[messaging] Bounding hash 2d preimage bits (was Re:...Test Data)
Joseph Bonneau
jbonneau at gmail.com
Tue Jul 22 22:16:12 PDT 2014
On Jul 22, 2014 2:50 PM, "Brian Warner" <warner at lothar.com> wrote:
> I've used a similar (but more hand-wavey) approach for estimating the
> cost of brute-forcing the PBKDF2 portion of the Firefox Account password
> stretch (which is supplemented with scrypt, since it turns out that
> PBKDF2 is insanely cheap)[1].
I prefer aggregating over time, just because the bitcoin exchange rate
moves (or has moved) much more quickly than the network hash rate.
> I went with instantaneous numbers,
> pretending that miners are perfectly rational, don't look at expected
> future value, and immediately sell their rewards for dollars. I measured
> USD/hash as = reward * price / (difficultyfactor * 2^32). It's currently
> 209 attodollars per hash, which comes out to US$250M for a 2^80 attack.
> (I'm probably off by a factor of two somewhere.. the double-SHA256 keeps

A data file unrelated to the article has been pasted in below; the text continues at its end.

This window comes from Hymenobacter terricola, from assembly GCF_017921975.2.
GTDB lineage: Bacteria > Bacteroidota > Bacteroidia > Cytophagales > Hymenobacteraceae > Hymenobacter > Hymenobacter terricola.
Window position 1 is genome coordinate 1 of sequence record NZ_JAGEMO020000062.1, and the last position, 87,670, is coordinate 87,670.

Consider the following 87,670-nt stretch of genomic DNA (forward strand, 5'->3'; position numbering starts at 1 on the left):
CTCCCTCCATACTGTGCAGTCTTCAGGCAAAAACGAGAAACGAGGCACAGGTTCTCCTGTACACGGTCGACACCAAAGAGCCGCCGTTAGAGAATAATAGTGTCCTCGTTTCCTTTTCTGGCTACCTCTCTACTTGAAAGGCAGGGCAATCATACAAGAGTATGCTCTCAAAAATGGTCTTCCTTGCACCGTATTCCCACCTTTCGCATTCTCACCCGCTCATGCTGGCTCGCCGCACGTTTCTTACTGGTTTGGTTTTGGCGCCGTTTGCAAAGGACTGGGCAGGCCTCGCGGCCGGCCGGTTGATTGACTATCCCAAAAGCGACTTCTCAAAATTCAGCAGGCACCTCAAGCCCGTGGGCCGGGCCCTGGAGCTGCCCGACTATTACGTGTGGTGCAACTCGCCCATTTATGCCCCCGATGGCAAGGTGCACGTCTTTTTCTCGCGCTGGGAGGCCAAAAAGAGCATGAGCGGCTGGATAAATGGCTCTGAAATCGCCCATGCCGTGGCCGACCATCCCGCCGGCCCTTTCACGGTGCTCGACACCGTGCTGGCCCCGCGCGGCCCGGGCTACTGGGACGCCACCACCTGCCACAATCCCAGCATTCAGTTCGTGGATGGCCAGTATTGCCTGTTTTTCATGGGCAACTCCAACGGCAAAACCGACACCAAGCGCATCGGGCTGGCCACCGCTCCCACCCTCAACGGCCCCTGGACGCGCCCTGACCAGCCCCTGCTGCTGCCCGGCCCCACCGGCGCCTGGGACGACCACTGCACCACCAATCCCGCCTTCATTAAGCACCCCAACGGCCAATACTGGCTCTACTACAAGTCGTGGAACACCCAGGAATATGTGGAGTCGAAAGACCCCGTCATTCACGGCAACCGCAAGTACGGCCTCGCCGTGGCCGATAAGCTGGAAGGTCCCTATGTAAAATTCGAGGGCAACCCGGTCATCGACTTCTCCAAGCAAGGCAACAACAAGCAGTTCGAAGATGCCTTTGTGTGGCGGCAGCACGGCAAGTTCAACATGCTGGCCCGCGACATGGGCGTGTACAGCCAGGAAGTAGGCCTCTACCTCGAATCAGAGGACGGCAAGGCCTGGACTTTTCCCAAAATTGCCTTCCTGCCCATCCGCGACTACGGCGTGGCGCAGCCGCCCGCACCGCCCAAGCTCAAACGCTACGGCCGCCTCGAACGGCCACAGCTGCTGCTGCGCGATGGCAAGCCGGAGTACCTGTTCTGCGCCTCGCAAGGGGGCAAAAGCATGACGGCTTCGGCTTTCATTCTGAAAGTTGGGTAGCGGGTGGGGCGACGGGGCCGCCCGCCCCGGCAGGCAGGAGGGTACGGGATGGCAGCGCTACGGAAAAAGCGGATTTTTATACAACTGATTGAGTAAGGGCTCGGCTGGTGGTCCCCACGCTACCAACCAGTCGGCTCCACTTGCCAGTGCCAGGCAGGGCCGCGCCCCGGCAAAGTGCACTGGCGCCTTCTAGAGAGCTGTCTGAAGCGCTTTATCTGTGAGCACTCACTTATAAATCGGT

> winding up on the wrong side of my equation, but it's all
> order-of-magnitude guestimates anyways).
>
I ignored the double SHA-256, so my estimate would be more accurate if
divided in two for base SHA-256 operations.
> (note that Litecoin uses a somewhat-trivial scrypt, with parameters so
> low that GPU mining is actually a win)
>
Yes, they are trivial memory-wise, but they still take more CPU than double
SHA-256. They use scrypt with N=1024, so about 2*1024 basic crypto ops
(Salsa8 instead of SHA256). When you take that factor of 1000 out, you end
up back with about $1 billion for 2^80 basic crypto ops, and the difference
there is plausible with the smaller scale/efficiency of Litecoin and the
memory accesses which still aren't free.
It's never possible to precisely compare brute-force but we should try to
steer it around basic symmetric-key crypto block operations as a standard.
On which note, steering back to public key search, the cost of generating a
new public key when trying to come up with colliding fingerprints is far
more costly than the hash, so setting 80 bits is probably at least 1000x
more expensive than doing 2^80 SHA-256 ops.
-------------- next part --------------
An HTML attachment was scrubbed...
URL: <http://moderncrypto.org/mail-archive/messaging/attachments/20140723/30c2304c/attachment.html>
More information about the Messaging
mailing list